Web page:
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CURRENT CASE: The Ltyentye Apurte (Santa Teresa) community's fight for housing rights

The Eastern Arrernte community of Ltyentye Apurte (Santa Teresa) in the NT has been fighting for decent housing since 2015. With the support of the Grata community, they took on the NT government - and won!

Status: The community won at the NT Court of Appeal. They have sought leave to appeal to the High Court to ensure they are properly compensated for the harm and distress caused by the poor condition of their homes.

Jasmine Cavanagh, an Eastern Arrernte woman living in Santa Teresa, NT, and 69 other households in her community, have been fighting to get the NT government to repair their homes since 2015. 

The NT government is the community’s landlord. Its failure to maintain their homes has left many people in the community without electricity, hot water, cooking facilities or functioning toilets for weeks, months and even years at a time. 

Jasmine Cavanagh outside her home in Ltyentye Apurte (Santa Teresa)

Dereliction of duty

In 2015, the residents of Santa Teresa made a list of over 600 repairs, and presented them to the NT government. When the government ignored them, they were forced to take their claim to court, supported by Australian Lawyers for Remote Aboriginal Rights .

The NT government counter-sued the community, claiming they owed years of rental debts, but this failed because the government couldn't prove that any debts existed.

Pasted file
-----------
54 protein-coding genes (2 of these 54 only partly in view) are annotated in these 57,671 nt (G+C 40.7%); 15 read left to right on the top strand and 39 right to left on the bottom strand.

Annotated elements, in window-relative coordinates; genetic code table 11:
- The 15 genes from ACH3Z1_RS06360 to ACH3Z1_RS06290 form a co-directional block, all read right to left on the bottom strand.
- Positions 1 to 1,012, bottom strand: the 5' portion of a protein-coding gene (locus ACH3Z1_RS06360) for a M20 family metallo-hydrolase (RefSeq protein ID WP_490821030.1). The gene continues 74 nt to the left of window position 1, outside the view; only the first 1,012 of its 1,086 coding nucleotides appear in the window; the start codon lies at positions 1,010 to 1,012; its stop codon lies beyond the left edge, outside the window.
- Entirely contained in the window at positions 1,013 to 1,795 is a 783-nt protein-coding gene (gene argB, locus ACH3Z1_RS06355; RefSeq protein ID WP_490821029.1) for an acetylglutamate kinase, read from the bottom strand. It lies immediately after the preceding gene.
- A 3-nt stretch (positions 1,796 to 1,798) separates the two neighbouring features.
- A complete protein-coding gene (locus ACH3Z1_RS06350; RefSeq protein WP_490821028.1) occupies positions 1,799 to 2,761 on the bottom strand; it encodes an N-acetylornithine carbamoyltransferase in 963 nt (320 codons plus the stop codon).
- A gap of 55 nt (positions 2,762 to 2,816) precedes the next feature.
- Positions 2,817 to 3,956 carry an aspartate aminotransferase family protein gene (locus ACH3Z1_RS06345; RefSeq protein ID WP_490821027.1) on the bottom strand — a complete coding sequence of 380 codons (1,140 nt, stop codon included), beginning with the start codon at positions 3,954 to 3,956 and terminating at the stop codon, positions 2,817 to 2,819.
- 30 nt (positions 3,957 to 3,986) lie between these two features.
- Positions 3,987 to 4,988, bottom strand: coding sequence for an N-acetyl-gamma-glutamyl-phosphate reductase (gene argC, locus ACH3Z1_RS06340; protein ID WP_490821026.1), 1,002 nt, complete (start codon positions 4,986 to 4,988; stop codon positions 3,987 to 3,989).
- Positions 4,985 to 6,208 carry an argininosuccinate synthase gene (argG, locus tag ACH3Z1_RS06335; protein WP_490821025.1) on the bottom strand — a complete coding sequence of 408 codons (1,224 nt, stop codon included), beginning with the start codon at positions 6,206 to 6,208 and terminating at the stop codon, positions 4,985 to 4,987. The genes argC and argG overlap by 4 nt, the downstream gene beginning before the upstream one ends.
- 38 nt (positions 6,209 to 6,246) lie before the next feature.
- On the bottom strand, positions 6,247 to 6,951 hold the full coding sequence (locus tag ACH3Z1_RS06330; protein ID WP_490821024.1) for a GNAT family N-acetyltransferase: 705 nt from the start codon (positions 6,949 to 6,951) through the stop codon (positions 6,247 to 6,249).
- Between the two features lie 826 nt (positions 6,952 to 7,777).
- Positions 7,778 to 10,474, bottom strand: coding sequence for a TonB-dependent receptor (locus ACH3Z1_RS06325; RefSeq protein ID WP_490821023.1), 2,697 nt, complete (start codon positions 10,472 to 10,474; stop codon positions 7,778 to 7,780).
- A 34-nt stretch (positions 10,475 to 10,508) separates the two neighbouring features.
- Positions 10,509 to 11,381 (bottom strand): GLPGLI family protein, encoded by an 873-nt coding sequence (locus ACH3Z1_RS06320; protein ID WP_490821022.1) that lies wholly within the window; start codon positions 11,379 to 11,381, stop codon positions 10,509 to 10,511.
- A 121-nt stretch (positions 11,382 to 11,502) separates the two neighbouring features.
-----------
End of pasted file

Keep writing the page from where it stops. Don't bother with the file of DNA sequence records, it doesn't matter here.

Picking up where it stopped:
Running out of the funds needed to fight the NT government, the residents and their lawyers were close to giving up. But thanks to the financial support of the Grata community, they were able to continue their fight. 

Annie Young, resident of Ltyentye Apurte (Santa Teresa)

A groundbreaking legacy

In February 2018, Jasmine and the Santa Teresa community won at the NT Civil and Administrative Tribunal and established the Santa Teresa community’s right to ‘habitable housing’ - defined as ‘at least safe’.

The case went to the NT Supreme Court, which found in favour of the community. It confirmed their right to habitable housing, but said that habitable meant not only safe, but reasonably comfortable, judged against contemporary standards. This is a much stronger definition.

In February 2022, the NT Court of Appeal confirmed that the NT government must provide decent housing, and rejected the NT government’s third attempt to water down its obligations. 

The community’s fight has had a huge impact that will not only benefit the 76 remote communities in the NT, but all tenants in the NT. Thanks to their efforts, all landlords - public or private - are now required to keep their properties in a decent condition.